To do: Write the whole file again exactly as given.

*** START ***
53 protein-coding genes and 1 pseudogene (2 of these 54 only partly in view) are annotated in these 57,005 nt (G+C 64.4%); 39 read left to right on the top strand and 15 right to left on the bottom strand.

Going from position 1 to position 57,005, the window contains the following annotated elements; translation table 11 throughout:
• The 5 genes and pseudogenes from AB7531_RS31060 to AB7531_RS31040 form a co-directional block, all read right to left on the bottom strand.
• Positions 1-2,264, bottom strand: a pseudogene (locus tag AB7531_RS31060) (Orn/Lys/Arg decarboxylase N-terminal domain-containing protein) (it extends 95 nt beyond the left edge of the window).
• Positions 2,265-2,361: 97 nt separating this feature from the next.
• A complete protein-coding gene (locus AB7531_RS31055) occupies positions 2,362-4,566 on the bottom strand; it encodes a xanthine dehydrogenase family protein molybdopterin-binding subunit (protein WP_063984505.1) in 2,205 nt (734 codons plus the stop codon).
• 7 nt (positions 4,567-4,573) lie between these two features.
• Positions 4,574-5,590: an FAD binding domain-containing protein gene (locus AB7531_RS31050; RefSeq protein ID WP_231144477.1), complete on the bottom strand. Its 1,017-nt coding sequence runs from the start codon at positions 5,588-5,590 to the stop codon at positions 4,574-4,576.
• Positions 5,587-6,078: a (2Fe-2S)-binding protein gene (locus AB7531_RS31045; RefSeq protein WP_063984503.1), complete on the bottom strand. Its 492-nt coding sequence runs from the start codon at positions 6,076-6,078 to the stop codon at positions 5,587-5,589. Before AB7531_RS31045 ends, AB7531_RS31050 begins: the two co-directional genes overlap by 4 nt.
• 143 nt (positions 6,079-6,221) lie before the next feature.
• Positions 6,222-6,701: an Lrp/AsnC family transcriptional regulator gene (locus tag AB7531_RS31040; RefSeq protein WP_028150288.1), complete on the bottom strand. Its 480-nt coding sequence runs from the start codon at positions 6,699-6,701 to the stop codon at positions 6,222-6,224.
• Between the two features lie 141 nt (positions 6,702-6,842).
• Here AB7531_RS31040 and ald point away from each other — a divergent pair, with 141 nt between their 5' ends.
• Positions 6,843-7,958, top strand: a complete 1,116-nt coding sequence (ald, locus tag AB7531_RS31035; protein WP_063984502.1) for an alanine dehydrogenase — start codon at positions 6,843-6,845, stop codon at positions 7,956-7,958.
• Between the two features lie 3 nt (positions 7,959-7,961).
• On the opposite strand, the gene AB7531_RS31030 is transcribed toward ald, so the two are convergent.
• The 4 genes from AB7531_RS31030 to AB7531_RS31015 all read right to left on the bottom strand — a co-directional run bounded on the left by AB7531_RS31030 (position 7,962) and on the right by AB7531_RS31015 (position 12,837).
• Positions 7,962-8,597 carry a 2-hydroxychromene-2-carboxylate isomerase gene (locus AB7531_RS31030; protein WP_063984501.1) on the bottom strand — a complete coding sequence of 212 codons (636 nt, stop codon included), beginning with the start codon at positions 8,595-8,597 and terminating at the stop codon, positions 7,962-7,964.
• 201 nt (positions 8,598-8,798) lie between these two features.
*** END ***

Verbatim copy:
53 protein-coding genes and 1 pseudogene (2 of these 54 only partly in view) are annotated in these 57,005 nt (G+C 64.4%); 39 read left to right on the top strand and 15 right to left on the bottom strand.

Going from position 1 to position 57,005, the window contains the following annotated elements; translation table 11 throughout:
• The 5 genes and pseudogenes from AB7531_RS31060 to AB7531_RS31040 form a co-directional block, all read right to left on the bottom strand.
• Positions 1-2,264, bottom strand: a pseudogene (locus tag AB7531_RS31060) (Orn/Lys/Arg decarboxylase N-terminal domain-containing protein) (it extends 95 nt beyond the left edge of the window).
• Positions 2,265-2,361: 97 nt separating this feature from the next.
• A complete protein-coding gene (locus AB7531_RS31055) occupies positions 2,362-4,566 on the bottom strand; it encodes a xanthine dehydrogenase family protein molybdopterin-binding subunit (protein WP_063984505.1) in 2,205 nt (734 codons plus the stop codon).
• 7 nt (positions 4,567-4,573) lie between these two features.
• Positions 4,574-5,590: an FAD binding domain-containing protein gene (locus AB7531_RS31050; RefSeq protein ID WP_231144477.1), complete on the bottom strand. Its 1,017-nt coding sequence runs from the start codon at positions 5,588-5,590 to the stop codon at positions 4,574-4,576.
• Positions 5,587-6,078: a (2Fe-2S)-binding protein gene (locus AB7531_RS31045; RefSeq protein WP_063984503.1), complete on the bottom strand. Its 492-nt coding sequence runs from the start codon at positions 6,076-6,078 to the stop codon at positions 5,587-5,589. Before AB7531_RS31045 ends, AB7531_RS31050 begins: the two co-directional genes overlap by 4 nt.
• 143 nt (positions 6,079-6,221) lie before the next feature.
• Positions 6,222-6,701: an Lrp/AsnC family transcriptional regulator gene (locus tag AB7531_RS31040; RefSeq protein WP_028150288.1), complete on the bottom strand. Its 480-nt coding sequence runs from the start codon at positions 6,699-6,701 to the stop codon at positions 6,222-6,224.
• Between the two features lie 141 nt (positions 6,702-6,842).
• Here AB7531_RS31040 and ald point away from each other — a divergent pair, with 141 nt between their 5' ends.
• Positions 6,843-7,958, top strand: a complete 1,116-nt coding sequence (ald, locus tag AB7531_RS31035; protein WP_063984502.1) for an alanine dehydrogenase — start codon at positions 6,843-6,845, stop codon at positions 7,956-7,958.
• Between the two features lie 3 nt (positions 7,959-7,961).
• On the opposite strand, the gene AB7531_RS31030 is transcribed toward ald, so the two are convergent.
• The 4 genes from AB7531_RS31030 to AB7531_RS31015 all read right to left on the bottom strand — a co-directional run bounded on the left by AB7531_RS31030 (position 7,962) and on the right by AB7531_RS31015 (position 12,837).
• Positions 7,962-8,597 carry a 2-hydroxychromene-2-carboxylate isomerase gene (locus AB7531_RS31030; protein WP_063984501.1) on the bottom strand — a complete coding sequence of 212 codons (636 nt, stop codon included), beginning with the start codon at positions 8,595-8,597 and terminating at the stop codon, positions 7,962-7,964.
• 201 nt (positions 8,598-8,798) lie between these two features.